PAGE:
With the FAs introduction of small sided games, the East London & Essex Junior Football league near St George in the East launched in 1998, co founded by Joe Long & former QPR player Peter Hucker.
We have teams travel from all over Essex & London including St George in the East.
Initially launched as a 7Aside League the ELE League progressed into 11Aside games in 2000, known as the league with a difference as all League and Cup Fixtures are played from the same venue each week of the football season.
Currently operating and running Leagues from Under 7s through to Under 16/17s based at Wanstead Flats and Ford Sports Club, Newbury Park near St George in the East.
The concept of the League makes Junior Football hassle free for all involved, providing one venue, neutral officials, fixtures, governance & management along with training and coach development.
Endorsed by former England International Rio Ferdinand. so if you require FA Junior League St George in the East you have come to the right place!
St George-in-the-East is an Anglican Church dedicated to Saint George and one of six Hawksmoor churches in London, England. It was built from 1714 to 1729, with funding from the 1711 Act of Parliament. Its name has been used for two forms of parish (areas of land) surrounding, one ecclesiastical which remains and one a Civil counterpart, a third tier of local government. The latter assisted public facilities in the late 19th century but ceded its dwindling purposes to the Metropolitan Borough of Stepney so was abolished in 1927. The church was designated a Grade I listed building in 1950.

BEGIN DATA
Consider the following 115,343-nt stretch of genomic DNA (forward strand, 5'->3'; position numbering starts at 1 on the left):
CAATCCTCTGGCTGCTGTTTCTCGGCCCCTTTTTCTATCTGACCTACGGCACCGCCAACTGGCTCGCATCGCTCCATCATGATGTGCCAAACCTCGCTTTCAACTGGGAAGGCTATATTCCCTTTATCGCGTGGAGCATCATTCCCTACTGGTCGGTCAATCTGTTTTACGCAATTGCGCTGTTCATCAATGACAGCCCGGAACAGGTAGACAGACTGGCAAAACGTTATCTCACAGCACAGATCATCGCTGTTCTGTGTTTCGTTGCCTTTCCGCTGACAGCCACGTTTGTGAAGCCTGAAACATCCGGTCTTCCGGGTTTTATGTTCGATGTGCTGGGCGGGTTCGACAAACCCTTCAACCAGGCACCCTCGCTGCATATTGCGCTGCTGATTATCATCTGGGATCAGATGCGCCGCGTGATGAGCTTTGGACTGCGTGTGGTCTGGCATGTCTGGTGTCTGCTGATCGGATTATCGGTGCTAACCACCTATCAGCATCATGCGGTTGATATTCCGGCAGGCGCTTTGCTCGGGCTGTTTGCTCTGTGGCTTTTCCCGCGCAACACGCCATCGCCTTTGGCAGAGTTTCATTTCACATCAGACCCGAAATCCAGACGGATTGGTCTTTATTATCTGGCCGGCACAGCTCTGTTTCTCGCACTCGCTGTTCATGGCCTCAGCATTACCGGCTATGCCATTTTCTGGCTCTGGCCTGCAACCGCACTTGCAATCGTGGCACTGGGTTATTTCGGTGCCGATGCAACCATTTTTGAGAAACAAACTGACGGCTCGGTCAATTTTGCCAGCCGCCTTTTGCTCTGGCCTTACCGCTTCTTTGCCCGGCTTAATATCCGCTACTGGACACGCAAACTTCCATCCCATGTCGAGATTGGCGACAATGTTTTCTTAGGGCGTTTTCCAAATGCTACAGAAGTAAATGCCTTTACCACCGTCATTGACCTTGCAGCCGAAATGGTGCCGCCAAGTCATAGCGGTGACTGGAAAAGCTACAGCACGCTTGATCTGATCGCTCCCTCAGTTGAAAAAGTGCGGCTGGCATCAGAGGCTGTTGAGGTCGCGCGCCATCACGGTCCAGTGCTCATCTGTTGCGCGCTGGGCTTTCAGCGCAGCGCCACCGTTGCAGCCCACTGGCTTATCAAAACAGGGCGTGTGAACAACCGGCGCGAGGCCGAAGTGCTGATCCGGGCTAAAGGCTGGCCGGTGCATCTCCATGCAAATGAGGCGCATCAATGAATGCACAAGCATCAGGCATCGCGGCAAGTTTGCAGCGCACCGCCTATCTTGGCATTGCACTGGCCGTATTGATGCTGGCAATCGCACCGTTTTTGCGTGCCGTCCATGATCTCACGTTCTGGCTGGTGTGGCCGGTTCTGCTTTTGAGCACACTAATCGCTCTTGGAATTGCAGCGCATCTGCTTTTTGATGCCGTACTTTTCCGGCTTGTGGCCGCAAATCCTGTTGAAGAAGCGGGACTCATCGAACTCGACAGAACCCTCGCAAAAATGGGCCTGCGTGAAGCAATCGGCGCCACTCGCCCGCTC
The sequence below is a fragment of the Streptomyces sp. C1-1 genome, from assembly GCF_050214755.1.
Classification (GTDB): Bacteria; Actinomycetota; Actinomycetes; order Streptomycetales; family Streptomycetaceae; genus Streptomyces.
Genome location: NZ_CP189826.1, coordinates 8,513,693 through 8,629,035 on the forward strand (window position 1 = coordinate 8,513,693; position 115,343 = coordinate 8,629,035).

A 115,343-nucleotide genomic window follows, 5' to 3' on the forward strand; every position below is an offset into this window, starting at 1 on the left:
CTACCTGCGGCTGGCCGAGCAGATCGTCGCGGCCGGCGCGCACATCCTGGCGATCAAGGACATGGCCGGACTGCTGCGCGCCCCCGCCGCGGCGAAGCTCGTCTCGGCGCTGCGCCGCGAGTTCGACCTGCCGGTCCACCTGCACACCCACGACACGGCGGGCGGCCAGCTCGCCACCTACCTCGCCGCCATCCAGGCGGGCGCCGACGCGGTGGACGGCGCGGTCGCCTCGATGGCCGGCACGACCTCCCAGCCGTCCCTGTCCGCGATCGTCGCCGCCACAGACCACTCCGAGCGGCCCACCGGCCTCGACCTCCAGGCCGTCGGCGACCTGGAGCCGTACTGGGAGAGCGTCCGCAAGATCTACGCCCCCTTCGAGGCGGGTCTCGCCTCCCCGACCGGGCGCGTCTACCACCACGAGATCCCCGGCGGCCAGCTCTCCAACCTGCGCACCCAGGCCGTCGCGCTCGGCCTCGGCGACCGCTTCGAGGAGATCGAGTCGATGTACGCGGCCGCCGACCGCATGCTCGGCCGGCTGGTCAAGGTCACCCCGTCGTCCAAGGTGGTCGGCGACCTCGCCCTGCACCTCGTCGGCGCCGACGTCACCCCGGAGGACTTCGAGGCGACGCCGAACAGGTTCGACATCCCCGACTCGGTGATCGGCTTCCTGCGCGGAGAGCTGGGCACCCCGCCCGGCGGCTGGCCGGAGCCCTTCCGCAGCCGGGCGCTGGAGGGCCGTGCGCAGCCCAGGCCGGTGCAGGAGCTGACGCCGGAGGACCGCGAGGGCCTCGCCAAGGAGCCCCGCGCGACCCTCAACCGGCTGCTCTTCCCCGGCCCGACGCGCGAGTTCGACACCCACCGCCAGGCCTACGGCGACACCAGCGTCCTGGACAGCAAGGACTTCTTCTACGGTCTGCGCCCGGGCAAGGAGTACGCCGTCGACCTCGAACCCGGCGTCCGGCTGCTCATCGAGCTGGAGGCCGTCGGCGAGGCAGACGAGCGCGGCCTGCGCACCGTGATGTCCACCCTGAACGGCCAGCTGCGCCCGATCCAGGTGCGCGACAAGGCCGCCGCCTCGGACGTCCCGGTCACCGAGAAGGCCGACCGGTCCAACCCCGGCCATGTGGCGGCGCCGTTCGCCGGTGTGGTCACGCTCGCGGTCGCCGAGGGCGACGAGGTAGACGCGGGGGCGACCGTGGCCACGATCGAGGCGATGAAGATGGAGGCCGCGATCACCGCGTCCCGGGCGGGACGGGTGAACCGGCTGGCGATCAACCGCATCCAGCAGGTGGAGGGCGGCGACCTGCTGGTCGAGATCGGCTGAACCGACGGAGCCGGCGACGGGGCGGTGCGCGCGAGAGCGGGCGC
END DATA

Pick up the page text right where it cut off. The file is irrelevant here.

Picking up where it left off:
In the 1850s, Archibald Campbell Tait, then Bishop of London, appointed a Low Church lecturer, which was contrary to the High Church attitude of the rector and curate. As a protest, there were catcalls and horn blowing, and some male members of the congregation went into the church smoking their pipes, keeping their hats on, and leading barking dogs. Refuse was thrown onto the altar. The church was closed for a while in 1859, and the rector, owing to his poor health, was persuaded by the author Tom Hughes to hand over his duties to a locum.